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April 26 marked the official start of production for the electric Ford F-150 Lighting and yet another milestone … in the rise of the robots.

The F-150 Lightning is built at the Rouge Electric Vehicle Center.

The F-150 Lightning is built at the Rouge Electric Vehicle Center.
(Ford)

The F-150 Lightning is built with a unique assembly system in Ford’s Rouge Electric Vehicle Factory in Dearborn where humans and robots really do work side by side.

Instead of using a fixed assembly line, the trucks are transported between some stations on autonomous caddies that can be reprogrammed for different tasks and can stop for people that get in their way.

Robot caddies carry the F-150 Lightning from station to station.
(Ford)

The head of ford’s electric vehicle programs, Darren Palmer, told Fox News Autos that they add a new level of flexibility to the process and allow for additional quality checks.

Ford expects to be building 150,000 F-150 Lightnings annually by 2023.

Ford expects to be building 150,000 F-150 Lightnings annually by 2023.
(Ford)

“The customer will be unforgiving of quality issues,” Palmer said of early F-150 Lightning buyers.

The F-150 Lightnings bed scales are tested by a large robotic device.

The F-150 Lightnings bed scales are tested by a large robotic device.
(Ford)

The factory is also full of a variety of stationary robot arms that assist the workers and a huge device that checks and calibrates the scales that are built into the F-150 Lightning’s bed by pressing down on it with a large padded device.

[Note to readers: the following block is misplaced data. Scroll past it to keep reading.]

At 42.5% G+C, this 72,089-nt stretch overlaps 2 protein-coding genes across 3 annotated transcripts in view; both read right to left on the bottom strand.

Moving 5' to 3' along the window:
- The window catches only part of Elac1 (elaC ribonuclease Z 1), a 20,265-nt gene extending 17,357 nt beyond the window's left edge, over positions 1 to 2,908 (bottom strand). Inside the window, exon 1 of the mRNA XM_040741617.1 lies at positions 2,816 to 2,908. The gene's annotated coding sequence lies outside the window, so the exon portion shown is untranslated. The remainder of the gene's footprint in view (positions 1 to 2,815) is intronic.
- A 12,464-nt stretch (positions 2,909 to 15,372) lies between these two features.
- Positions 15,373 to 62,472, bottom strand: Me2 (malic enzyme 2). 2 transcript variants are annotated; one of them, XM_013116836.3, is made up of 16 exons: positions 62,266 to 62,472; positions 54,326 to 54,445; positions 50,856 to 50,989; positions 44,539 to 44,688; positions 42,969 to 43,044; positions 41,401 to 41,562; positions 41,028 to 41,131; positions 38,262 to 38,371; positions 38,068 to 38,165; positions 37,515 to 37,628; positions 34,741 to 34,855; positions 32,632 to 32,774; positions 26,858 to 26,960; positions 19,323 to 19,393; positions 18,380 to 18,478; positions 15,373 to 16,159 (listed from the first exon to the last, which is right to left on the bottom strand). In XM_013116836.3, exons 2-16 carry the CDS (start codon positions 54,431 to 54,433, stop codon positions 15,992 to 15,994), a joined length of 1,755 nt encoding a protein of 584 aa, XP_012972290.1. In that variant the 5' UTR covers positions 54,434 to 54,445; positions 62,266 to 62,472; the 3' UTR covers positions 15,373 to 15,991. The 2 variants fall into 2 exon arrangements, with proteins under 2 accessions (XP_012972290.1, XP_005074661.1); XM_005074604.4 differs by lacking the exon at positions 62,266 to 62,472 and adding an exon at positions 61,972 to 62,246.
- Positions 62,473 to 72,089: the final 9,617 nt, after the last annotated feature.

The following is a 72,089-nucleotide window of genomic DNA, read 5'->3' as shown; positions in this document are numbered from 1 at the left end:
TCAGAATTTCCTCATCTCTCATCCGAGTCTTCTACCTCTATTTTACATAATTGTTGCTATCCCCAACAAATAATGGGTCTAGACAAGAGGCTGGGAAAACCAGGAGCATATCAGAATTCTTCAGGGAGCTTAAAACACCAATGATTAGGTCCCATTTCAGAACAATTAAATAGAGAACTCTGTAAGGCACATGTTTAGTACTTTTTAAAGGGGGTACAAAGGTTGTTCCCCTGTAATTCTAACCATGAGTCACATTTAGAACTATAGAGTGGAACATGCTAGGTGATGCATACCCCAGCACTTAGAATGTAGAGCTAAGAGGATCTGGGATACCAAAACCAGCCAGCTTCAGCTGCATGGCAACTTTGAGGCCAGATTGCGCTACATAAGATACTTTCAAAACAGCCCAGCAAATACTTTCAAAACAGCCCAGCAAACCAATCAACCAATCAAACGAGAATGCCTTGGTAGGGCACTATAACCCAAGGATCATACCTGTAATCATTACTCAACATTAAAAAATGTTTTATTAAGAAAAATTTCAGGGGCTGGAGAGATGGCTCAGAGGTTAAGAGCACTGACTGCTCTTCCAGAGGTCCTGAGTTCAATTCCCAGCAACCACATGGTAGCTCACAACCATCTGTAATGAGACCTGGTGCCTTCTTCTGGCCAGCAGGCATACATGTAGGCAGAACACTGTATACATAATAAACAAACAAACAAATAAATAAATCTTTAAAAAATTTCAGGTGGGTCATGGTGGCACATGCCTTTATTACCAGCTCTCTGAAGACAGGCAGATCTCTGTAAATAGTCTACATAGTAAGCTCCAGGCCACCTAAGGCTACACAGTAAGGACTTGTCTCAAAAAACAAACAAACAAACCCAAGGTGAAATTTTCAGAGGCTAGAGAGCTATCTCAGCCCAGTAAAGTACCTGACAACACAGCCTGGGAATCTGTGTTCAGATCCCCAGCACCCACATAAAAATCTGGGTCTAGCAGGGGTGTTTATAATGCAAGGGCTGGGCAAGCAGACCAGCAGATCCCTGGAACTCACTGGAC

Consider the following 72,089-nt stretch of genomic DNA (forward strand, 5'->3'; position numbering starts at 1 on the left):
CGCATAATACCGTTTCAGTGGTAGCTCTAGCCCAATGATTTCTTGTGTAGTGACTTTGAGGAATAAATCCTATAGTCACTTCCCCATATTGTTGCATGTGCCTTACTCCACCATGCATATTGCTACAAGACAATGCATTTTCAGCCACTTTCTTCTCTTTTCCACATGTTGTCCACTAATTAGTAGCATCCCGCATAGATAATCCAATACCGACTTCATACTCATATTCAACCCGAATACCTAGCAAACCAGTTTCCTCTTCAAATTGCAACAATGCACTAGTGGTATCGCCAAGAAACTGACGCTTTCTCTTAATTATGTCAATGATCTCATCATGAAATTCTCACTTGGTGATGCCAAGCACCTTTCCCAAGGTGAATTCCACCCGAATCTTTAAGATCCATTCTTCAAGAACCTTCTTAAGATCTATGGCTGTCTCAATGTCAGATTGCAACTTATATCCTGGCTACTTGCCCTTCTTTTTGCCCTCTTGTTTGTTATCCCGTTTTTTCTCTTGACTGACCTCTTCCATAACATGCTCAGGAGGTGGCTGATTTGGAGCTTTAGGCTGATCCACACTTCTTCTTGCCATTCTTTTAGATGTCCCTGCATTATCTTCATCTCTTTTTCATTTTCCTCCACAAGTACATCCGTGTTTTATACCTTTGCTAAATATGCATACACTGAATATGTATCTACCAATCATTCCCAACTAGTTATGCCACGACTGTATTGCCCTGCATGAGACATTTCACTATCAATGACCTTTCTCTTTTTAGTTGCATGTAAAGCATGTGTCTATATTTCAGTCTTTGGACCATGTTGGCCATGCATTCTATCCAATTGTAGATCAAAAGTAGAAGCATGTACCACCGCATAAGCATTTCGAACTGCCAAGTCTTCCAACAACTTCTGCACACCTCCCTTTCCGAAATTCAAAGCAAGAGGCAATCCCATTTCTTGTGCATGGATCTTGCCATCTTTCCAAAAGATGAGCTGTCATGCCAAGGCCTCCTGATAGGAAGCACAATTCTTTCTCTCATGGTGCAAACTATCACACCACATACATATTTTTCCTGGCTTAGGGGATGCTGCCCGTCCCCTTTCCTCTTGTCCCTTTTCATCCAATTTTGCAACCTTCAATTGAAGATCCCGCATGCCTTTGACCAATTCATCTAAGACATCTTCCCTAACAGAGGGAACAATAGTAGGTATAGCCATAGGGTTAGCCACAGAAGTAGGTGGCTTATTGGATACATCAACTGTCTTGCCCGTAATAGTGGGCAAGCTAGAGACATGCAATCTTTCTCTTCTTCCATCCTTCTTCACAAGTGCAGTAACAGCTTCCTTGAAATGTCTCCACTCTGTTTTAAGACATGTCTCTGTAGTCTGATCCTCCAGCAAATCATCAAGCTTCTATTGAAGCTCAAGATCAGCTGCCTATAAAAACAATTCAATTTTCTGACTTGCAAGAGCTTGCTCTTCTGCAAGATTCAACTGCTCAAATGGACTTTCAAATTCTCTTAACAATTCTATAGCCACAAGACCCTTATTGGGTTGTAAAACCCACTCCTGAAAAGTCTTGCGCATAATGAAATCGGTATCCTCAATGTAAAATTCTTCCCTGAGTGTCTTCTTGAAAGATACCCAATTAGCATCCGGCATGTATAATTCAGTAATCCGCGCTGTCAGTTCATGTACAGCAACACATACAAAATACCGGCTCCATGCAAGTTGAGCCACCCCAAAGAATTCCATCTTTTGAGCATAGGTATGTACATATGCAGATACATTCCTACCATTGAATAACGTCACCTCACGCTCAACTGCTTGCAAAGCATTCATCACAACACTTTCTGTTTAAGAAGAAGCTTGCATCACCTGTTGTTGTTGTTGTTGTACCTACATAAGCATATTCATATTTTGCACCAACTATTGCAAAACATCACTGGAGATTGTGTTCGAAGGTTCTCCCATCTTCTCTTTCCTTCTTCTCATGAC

Bodies for the F-150 Lightning are built at the same stamping plant as the conventional versions of the F-Series.

Bodies for the F-150 Lightning are built at the same stamping plant as the conventional versions of the F-Series.
(Ford)

However, the strongest robot in the facility is used to install the vehicle’s battery pack into its frame.

The humans have also been assimilated somewhat with a gamification system that monitors and scores the quality of their output and can track issues that appear downstream back to their source.

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Palmer said the innovative assembly system draws on lessons learned over the years and will be ramped up to an output of 150,000 units annually in 2023 while building pickups that he expects will boast the highest quality ratings the segment has ever seen.

“It is one of the few that will change the game for electric vehicles,” he said.

“It can’t be ignored.”

 

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